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World's best referee held back?

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The best referee in the world won't be in charge of a match this weekend - but what does that mean for the World Cup final?

When Nigel Owens and Jérôme Garcès were announced as the referees for this weekend’s World Cup semi-final matches, fans understandably had reservations.

Yes, Owens is one of the best in the business – but where was Wayne Barnes, the man who many consider to now be the top referee in the world?

Barnes hasn’t entirely been left out of proceedings – he has been tasked with running the sidelines for Garcès in Sunday’s match between Wales and South Africa.

The full referee team for Sunday’s game includes Garcès as the head referee, Barnes and Ben O’Keefe as his assistants and Ben Skeen as TMO.

Saturday’s match between England and New Zealand will be controlled by Owens with Romain Poite and Pascal Gaüzère on the sidelines and Marius Jonker in the TMO box.

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Why then, did Garcès get the top job ahead of Barnes?

Looking back at the 2015 World Cup, the referees tasked with handling the final and the 3rd/4th playoff weren’t given full control of proceedings for the semi-finals.

Owens, who refereed the final between New Zealand and Australia, and John Lacey, who handled the bronze decider between South Africa and Argentina, were instead utilised as assistant referees in the week prior.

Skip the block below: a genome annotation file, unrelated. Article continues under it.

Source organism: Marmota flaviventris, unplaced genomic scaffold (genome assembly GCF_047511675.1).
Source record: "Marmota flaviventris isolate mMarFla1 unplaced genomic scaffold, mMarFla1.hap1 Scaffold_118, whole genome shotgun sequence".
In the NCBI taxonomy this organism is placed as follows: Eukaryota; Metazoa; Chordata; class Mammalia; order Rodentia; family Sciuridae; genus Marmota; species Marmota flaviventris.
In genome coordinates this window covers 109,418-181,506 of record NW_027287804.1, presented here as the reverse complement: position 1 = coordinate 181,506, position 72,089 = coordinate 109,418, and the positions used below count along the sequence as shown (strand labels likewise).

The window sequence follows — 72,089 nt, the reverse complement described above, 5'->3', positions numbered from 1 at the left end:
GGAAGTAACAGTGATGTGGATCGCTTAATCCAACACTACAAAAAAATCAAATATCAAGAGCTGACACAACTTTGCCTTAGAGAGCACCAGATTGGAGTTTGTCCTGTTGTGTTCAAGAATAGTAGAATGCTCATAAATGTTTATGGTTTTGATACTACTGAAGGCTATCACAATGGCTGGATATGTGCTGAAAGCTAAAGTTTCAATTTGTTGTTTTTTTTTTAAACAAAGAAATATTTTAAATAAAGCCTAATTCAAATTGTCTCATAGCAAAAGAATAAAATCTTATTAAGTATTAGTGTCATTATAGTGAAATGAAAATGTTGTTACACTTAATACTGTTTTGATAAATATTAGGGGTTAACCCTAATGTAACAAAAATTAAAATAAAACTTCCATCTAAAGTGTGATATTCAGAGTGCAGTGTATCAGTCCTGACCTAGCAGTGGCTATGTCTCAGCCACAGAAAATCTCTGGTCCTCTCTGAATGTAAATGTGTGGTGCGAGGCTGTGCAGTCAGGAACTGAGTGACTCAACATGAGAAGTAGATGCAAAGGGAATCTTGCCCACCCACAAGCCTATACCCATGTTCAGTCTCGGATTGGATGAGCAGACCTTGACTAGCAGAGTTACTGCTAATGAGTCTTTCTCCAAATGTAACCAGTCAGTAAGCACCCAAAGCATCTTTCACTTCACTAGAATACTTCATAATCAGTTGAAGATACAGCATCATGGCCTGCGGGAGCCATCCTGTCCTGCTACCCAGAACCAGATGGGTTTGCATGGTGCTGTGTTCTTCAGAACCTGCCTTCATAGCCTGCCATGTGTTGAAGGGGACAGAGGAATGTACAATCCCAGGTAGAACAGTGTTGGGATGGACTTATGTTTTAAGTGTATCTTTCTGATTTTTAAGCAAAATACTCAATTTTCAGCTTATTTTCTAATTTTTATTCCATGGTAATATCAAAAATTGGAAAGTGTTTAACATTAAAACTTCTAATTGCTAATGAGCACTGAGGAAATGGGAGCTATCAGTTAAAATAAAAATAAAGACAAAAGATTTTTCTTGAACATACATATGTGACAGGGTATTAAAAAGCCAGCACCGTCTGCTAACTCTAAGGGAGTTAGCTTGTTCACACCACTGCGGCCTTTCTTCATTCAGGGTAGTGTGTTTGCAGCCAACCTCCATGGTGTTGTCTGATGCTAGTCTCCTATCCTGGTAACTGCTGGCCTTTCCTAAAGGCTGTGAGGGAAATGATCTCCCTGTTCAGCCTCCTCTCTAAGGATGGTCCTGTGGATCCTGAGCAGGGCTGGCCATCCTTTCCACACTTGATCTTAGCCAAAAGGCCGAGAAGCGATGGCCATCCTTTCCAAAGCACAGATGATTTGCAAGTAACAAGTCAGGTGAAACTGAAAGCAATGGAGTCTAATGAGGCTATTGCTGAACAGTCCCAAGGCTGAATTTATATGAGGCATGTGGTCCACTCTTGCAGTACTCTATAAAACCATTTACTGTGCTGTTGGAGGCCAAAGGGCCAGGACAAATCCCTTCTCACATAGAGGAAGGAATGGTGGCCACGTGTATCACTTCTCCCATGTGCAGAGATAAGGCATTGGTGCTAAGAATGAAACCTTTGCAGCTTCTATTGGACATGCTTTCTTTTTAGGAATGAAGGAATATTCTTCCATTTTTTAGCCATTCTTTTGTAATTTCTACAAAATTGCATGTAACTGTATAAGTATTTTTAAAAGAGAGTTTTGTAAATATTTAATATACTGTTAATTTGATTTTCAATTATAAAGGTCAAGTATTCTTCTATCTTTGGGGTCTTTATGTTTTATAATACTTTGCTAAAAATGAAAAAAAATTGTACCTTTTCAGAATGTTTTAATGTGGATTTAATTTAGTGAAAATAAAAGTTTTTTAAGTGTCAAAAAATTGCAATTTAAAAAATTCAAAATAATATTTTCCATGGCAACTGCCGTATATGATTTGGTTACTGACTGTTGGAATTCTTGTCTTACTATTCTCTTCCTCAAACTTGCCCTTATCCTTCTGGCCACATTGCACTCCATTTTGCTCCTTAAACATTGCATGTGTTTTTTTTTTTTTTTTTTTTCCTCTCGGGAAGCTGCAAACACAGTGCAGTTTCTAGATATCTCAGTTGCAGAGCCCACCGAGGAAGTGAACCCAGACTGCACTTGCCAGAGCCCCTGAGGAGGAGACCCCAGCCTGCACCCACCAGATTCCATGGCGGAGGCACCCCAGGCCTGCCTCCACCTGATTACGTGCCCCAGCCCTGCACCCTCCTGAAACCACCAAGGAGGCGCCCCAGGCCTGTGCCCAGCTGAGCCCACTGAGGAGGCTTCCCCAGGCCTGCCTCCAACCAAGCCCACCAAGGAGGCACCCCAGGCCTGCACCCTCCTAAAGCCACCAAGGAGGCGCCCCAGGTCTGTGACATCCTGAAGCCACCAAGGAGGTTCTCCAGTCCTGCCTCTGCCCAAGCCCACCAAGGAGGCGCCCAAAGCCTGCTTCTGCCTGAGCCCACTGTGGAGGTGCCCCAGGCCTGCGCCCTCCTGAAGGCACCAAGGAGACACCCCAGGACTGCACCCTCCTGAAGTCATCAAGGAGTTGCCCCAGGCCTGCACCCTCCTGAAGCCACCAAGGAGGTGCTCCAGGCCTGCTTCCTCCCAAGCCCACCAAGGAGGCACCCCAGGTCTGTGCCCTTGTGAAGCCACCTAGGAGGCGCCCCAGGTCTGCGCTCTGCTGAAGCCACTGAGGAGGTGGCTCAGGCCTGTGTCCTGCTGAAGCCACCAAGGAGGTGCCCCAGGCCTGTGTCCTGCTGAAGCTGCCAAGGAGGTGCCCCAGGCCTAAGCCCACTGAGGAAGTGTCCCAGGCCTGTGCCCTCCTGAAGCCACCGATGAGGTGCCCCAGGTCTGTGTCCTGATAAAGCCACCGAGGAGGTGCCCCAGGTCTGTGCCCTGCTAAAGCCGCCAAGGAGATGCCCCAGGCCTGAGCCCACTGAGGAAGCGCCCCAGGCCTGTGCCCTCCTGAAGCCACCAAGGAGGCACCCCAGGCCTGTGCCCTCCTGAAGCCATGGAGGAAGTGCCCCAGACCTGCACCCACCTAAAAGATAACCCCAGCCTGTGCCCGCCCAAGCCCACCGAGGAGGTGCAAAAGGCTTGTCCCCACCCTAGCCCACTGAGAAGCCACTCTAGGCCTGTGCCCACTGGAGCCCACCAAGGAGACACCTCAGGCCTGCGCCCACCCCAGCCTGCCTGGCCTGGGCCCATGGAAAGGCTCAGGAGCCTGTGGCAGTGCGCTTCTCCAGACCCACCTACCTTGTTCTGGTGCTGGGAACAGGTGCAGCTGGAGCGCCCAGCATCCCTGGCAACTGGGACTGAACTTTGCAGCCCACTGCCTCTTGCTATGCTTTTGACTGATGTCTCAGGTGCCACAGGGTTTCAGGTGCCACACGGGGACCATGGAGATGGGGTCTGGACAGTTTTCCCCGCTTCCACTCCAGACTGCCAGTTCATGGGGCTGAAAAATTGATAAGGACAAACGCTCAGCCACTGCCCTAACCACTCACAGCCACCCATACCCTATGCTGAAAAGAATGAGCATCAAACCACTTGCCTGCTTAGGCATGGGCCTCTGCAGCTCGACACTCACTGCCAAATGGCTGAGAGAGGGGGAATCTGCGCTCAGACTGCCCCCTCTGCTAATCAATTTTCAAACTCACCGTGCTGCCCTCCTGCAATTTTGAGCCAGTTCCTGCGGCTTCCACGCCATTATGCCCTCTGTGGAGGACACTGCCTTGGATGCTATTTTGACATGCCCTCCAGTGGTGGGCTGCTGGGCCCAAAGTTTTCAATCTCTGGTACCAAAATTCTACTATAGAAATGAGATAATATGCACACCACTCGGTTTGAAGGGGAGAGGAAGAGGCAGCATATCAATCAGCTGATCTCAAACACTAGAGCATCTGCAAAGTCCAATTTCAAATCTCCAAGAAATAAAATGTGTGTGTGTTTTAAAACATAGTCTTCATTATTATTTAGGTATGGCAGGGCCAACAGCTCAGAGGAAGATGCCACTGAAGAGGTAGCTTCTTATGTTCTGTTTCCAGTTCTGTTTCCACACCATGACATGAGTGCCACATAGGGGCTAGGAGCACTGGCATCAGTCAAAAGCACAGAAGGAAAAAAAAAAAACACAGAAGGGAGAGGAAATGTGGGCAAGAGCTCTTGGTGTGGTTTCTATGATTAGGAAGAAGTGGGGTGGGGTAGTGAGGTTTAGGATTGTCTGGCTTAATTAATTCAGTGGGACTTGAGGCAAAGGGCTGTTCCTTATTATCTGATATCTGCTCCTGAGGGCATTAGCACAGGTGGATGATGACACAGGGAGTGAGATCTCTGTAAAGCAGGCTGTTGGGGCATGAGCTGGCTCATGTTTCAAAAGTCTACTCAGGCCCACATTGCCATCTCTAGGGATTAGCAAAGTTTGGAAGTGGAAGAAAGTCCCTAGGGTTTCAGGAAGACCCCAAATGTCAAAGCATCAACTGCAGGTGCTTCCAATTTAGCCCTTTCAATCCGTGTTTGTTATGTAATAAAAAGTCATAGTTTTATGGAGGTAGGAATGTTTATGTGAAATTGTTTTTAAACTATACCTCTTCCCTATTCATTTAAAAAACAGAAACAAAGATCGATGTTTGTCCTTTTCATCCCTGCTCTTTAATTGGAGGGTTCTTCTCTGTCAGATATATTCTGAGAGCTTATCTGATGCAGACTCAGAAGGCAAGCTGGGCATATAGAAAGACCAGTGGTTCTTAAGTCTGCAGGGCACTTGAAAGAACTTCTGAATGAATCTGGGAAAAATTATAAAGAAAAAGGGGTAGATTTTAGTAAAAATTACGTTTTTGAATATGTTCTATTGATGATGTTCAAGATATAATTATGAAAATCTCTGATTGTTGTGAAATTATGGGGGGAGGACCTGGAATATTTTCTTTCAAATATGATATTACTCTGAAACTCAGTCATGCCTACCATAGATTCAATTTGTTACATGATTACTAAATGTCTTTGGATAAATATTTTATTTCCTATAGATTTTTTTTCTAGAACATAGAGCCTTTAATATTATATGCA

Notably, Owens, as well as Barnes and Garcès – who handled 2015’s semis – were all given the whistle for the last Word Cup’s quarter-final games too. The other quarterfinal ref, Craig Joubert, came under plenty of his criticism for his performance in the fixture between Australia and Scotland – which probably explains why Lacey was brought in for the final stages of the tournament.

So, what can we glean from all this?

Chances are the four quarterfinal refs would have been given the whistle for the semis, final and 3rd/4th playoff. That means that Wayne Barnes will almost certainly be one of the men in the middle next weekend – in whichever game England aren’t playing in.

Determining the other referee is a bit more difficult. Jaco Peyper’s ‘indiscretion’ (if you can even call it that) may have robbed the South African of a chance to referee on the big stages next week.

That leaves the door open for the likes of Owens and Garcès, but as World Rugby may again choose to bring in a referee who wasn’t handed a major role in the quarter-finals.

If England are in the final and Barnes isn’t selected, however, then it would be a rash move from World Rugby to hand the whistle to someone who wasn’t deemed of one of the four best referees at the World Cup. Errors in the bronze playoff aren’t going to set too many tongues wagging, but a muck-up in the grand final would be disastrous.

Given the above, don’t be surprised to see either Owens or one of the tournament’s French referees take over for the biggest rugby match of the four-year cycle.

All Blacks coach Steve Hansen was pleased to have Nigel Owens in charge of New Zealand’s quarter-final fixture with Ireland:

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The best referee in the world won't be in charge of a match this weekend - but what does that mean for the World Cup final?